Medical marijuana, or cannabis, has come under harsh scrutiny in recent years, particularly since its popularity for treating health conditions is soaring. Many professionals advocate using it to treat anxiety, while others think it's risky and can have detrimental effects. If you're considering medical marijuana for your anxiety disorder, it really comes down to the individual ingredients. Here's what you need to know about getting the right kind of cannabis.
A Brief History
The use of marijuana is deeply rooted in history, especially India's. The earliest mention of cannabis is around 2000 B.C., and it was one of a handful of plants that were regarded as sacred. The ancient writings referred to cannabis as a source of happiness and a way to "lose fear."
When the British learned of the widespread use of cannabis in India, they decided to conduct a study in the 1890s to determine if long-term use was dangerous. Specifically, they were concerned that the drug was making the natives go insane. The results of the study led them to conclude that cannabis, in moderation, was perfectly safe. In fact, they found that alcohol was a bigger problem.
Arguments Against the Use of Cannabis
A quick internet search can reveal numerous studies on the use of medical marijuana, along with accompanying opinions on its safety and efficacy. Many people are against the use of cannabis at all, but they are particularly opposed to its use for the treatment of anxiety.
As you may know, anxiety and depression often go hand in hand. No one has proven why the relationship exists, but it could be because people who battle anxiety often have trouble sleeping, eating, and performing day-to-day tasks. These symptoms compound the anxiety and can cause the patient to suffer from feelings of sadness, hopelessness, and despair. Ultimately, it's believed that anxiety and depression result from a chemical imbalance in the brain, and medication is needed to stabilize those chemicals.
Many doctors prescribe medical marijuana to treat anxiety and depression. But here's the thing—cannabis can contain a compound called THC (tetrahydrocannabinol), which can actually elevate feelings of anxiety and depression.
THC is a psychoactive ingredient, and it activates the amygdala, the part of the brain that triggers the fight-or-flight response. In other words, this is the drug that is linked to those feelings of paranoia and fear—a commonly known and often joked-about experience among those who smoke weed.
There is some acknowledgment that symptoms of depression are probably diminished while the drug is still active in the body, but by the time the "high" wears off, the depression can return. And over time, chronic use of the drug might make symptoms of depression and anxiety worse.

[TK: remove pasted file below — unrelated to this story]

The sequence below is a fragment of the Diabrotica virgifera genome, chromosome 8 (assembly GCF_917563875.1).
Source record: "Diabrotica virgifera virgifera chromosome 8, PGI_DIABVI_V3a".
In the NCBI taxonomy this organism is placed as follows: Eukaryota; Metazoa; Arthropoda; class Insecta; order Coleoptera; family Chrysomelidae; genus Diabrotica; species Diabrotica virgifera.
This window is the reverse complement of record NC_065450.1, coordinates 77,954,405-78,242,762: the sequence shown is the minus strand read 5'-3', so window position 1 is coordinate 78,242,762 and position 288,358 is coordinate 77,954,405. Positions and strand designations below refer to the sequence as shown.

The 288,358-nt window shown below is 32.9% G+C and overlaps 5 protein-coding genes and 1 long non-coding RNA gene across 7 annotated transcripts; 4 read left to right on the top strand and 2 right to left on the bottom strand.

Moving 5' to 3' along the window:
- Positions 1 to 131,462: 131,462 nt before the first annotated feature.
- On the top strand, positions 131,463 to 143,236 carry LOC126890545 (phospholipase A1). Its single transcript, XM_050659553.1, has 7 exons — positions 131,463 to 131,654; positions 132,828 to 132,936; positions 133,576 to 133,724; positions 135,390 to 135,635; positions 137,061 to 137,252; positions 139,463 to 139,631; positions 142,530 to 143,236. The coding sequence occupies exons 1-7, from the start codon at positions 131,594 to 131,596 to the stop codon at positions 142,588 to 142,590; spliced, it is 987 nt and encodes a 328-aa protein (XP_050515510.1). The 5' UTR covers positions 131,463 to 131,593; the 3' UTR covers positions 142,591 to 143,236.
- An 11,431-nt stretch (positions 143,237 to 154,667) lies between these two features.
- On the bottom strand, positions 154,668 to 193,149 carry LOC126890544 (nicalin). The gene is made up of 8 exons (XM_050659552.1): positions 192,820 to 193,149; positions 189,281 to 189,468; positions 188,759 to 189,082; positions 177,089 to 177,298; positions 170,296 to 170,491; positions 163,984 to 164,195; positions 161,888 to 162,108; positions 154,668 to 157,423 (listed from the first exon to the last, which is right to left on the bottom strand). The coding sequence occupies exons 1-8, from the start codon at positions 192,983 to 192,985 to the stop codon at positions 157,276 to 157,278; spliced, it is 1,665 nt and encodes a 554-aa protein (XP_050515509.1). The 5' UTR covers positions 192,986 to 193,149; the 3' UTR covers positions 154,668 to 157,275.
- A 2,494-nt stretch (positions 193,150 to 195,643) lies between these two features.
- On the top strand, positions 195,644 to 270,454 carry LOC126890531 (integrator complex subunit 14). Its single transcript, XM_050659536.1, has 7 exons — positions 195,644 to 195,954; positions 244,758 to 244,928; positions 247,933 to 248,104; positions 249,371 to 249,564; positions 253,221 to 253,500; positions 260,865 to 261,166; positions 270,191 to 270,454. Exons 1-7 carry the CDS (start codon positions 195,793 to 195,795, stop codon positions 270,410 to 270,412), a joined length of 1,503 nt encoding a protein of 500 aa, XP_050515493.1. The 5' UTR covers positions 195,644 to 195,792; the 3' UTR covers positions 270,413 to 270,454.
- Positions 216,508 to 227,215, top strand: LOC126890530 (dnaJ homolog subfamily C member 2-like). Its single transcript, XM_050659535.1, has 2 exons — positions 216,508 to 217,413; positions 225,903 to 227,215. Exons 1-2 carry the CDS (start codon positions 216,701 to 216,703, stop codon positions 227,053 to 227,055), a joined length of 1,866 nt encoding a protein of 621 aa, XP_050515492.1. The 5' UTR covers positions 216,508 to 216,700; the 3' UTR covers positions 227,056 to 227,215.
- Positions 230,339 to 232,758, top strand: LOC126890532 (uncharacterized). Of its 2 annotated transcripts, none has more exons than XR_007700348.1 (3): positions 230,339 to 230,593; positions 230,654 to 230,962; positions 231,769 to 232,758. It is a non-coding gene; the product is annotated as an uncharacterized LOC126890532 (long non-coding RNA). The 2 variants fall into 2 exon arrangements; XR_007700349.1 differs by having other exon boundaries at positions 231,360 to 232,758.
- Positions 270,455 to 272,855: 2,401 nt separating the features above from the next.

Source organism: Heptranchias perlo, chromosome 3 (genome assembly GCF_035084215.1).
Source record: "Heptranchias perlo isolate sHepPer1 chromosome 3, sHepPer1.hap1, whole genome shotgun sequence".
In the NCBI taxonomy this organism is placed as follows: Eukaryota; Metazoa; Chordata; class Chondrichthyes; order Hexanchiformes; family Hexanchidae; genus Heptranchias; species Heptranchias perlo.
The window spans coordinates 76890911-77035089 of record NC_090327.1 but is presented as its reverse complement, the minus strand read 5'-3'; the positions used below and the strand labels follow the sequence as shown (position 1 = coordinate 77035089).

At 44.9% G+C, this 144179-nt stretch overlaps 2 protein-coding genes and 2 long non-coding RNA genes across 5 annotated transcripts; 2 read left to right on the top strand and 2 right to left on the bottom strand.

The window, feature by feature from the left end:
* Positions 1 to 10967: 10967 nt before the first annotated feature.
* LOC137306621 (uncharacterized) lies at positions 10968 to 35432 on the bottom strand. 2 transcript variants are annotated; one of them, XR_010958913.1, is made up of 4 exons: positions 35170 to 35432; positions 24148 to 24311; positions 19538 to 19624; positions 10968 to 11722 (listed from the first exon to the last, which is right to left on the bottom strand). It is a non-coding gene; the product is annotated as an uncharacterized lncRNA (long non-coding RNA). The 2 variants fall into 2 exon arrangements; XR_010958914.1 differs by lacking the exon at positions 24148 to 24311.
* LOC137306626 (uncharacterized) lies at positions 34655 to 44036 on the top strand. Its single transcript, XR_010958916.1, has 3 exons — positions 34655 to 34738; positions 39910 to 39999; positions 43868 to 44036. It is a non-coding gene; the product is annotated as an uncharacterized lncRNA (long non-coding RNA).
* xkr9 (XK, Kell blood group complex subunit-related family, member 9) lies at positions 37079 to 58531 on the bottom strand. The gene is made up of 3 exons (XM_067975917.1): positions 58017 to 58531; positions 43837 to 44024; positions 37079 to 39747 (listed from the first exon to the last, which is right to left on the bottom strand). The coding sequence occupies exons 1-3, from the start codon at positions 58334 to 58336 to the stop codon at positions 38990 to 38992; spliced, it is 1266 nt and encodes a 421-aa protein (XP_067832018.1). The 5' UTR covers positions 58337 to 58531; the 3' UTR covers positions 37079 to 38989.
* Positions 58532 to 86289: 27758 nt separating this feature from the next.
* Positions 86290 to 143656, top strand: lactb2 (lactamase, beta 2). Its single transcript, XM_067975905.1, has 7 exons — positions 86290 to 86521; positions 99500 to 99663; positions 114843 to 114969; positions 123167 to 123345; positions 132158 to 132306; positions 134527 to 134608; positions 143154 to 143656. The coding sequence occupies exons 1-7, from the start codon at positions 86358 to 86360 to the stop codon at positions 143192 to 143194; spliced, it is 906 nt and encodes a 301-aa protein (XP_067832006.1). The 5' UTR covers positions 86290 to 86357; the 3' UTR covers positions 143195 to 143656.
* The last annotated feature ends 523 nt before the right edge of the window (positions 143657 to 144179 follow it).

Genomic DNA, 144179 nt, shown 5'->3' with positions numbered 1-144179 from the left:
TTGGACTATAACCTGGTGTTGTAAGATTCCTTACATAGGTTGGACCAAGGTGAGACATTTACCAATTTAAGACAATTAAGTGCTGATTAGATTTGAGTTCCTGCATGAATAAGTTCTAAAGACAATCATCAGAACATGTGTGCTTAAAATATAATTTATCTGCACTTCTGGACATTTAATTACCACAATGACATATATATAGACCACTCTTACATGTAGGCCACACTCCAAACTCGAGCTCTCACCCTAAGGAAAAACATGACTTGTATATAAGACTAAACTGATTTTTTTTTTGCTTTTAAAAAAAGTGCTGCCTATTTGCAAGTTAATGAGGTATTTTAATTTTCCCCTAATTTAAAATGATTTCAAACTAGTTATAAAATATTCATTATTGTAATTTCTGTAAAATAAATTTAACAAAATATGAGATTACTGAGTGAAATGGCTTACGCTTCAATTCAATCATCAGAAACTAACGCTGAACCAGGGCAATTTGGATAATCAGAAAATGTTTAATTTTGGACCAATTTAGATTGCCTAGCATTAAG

If this is the case, why are there practitioners who advocate for the use cannabis to treat anxiety?
Arguments for Its Use
You have a basic understanding of what THC can do and how it affects the brain. But what you may not know is that not all medical marijuana contains THC.
Remember that medical marijuana can contain THC? Well, there are many different strains of marijuana available, and they all have varying levels of chemicals, all of which can be manipulated to treat certain disorders.
One particular compound known as CBD (cannabidiol), actually counteracts the effects of THC. In fact, studies have demonstrated that CBD, when taken on its own, may not only reduce anxiety but effectively eliminate it as well. A study published by the NIH showed that CBD worked well to combat both anxiety and depression in lab animals.
Medical marijuana has traditionally been grown to contain high levels of THC, simply because the drug works great at treating conditions like cancer, eating disorders, and even seizures. But CBD has been shown to have the same positive effects on the same disorders.
Can Medical Marijuana Work for You?
Since CBD has been shown to effectively treat anxiety as well as the depression that so often accompanies this disorder, effective treatment will depend on your doctor helping you find the right dose.
Hemp oil is high in CBD and low in THC, so this is often a great way to get what you need. But CBD can also can be made into a tincture or capsule. Your doctor can help you decide which route of administration is right for you.
For more information, contact a company like California Herbal Relief Center.Share